Bye Bye Flash! Part 2.5. Microsoft Edge Is Going “Click To Flash”

After last Thursday’s article on how Firefox will start reducing support for Flash, I received some comments pointing me to an announcement from Microsoft, back in April, where they stated that their Edge browser would also move towards a “Click to Flash” approach. The announcement notes that Flash plugins not central to the web page will be intelligently paused, and that content such as games and video will continue to run normally. This change to Edge will be delivered in the anniversary update of Windows 10.

I’d like to point out that we did notice this news back in April, and kudos to Microsoft, and the Edge team, for making this happen.

Microsoft Edge Logo

Microsoft Edge Logo (source:

Why didn’t we talk about this at the time? Well, Edge only works on newer Windows versions. It seems that Microsoft won’t make their 1 billion target for Windows 10 installs, and at current count, Windows 7 still has about 50% market share. So, we’re still waiting for that all-important announcement about Flash and Microsoft Internet Explorer.

Tagged: Edge, Exploit Kits, Flash, Internet Explorer, Kyb3r

Bye Bye Flash! Part 2 – Firefox Plans To “Reduce” Support For Flash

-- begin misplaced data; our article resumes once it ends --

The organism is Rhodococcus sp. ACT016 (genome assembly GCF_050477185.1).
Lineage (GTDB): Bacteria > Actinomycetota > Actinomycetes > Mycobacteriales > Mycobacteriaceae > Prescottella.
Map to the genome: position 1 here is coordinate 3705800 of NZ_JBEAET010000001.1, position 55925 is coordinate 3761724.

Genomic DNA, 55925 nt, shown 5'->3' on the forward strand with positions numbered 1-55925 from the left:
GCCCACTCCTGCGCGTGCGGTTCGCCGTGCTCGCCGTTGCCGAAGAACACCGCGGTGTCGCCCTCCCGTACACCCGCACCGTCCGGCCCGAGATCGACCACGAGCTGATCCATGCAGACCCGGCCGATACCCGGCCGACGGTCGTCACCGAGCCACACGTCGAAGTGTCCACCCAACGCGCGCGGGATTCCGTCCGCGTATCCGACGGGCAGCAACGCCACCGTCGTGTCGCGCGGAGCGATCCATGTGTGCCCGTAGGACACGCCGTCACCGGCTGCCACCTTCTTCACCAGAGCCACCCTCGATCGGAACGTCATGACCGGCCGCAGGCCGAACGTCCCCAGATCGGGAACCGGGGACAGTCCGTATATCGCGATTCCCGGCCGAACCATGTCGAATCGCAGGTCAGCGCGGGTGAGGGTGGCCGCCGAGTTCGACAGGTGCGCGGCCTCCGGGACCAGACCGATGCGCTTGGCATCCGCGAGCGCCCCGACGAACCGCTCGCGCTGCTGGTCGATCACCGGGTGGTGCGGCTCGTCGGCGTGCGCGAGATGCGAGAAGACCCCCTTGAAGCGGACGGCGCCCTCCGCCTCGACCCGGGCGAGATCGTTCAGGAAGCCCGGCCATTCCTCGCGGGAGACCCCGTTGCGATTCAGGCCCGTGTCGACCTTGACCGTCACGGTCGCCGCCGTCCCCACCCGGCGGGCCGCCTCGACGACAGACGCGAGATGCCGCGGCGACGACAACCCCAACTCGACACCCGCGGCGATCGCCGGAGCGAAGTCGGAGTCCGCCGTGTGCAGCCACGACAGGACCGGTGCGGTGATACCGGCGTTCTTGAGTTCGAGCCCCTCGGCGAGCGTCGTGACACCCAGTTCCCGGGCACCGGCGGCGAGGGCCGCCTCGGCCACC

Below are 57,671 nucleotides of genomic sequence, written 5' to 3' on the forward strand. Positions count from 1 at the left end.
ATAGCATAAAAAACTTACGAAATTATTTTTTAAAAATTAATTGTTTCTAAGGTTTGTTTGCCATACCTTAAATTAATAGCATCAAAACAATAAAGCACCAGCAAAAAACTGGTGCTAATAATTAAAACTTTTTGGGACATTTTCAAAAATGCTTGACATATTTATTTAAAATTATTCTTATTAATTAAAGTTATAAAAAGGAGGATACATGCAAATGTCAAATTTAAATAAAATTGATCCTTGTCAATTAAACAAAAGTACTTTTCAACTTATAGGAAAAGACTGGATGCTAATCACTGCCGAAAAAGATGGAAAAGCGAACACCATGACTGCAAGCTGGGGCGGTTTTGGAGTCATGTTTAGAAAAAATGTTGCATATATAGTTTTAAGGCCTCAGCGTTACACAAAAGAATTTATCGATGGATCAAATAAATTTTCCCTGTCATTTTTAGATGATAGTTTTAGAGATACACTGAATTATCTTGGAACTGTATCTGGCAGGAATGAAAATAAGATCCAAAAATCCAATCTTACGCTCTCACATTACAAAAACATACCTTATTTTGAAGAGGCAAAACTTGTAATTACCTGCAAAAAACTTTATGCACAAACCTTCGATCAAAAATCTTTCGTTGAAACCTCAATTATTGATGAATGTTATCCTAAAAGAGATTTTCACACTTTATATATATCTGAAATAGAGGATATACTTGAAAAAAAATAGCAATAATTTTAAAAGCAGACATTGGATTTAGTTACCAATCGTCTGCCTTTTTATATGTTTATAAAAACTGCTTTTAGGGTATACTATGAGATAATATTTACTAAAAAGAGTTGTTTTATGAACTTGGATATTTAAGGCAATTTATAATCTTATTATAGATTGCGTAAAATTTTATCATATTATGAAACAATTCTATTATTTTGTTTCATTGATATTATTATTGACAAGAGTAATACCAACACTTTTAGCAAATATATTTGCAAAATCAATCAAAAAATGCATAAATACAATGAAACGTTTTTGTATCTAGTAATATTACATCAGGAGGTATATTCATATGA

Earlier this year, in our 2015 Threat Report, our own Sean Sullivan predicted that Chrome, Firefox, and Microsoft would announce an iterative shift away from supporting Flash in the browser by 2017. Last month, we covered the announcement made by Google.

As predicted, just yesterday, the Firefox developers made a similar announcement on their blog.

Mozilla Firefox logo.

Mozilla Firefox logo. Source:

Firefox will begin dropping Flash support by blocking specific SWF files via a blocklist. The list will initially contain just plugins designed for “fingerprinting”. As stated by the Firefox developers, the criteria for adding content to the blocklist are:

  • Blocking the content will not be noticeable to the Firefox user.
  • It is possible to reimplement the basic functionality of the content in HTML without Flash.

The blocklist will be expanded to cover more types of content throughout this year, and by the beginning of next year, Firefox will require click-to-activate approval from users before a website activates the Flash plugin for any content. The next major Firefox ESR (Extended Support Release) release, scheduled for March 2017, will, unfortunately still continue to support plugins such as Silverlight and Java until early 2018.

The guys at Mozilla state that these changes will improve browsing stability, battery life, and performance. For us, the great news is that these changes will improve browsing safety, by greatly reducing the attack surface exploit kits have to work with.

And with that announcement, it’s two down, one to go.

Tagged: Exploit Kits, Firefox, Flash, Kyb3r

Malware History: Code Red

Fifteen years (5479 days) ago… Code Red hit its peak. An infamous computer worm, Code Red exploited a vulnerability in Microsoft Internet Information Server (IIS) to propagate.

Infected servers displayed the following message.

Welcome to !

Description: Worm:W32/CodeRed

See @mikko‘s Tweet below for a visualization.

Tagged: Code Red, Historical, Kyb3r, Worm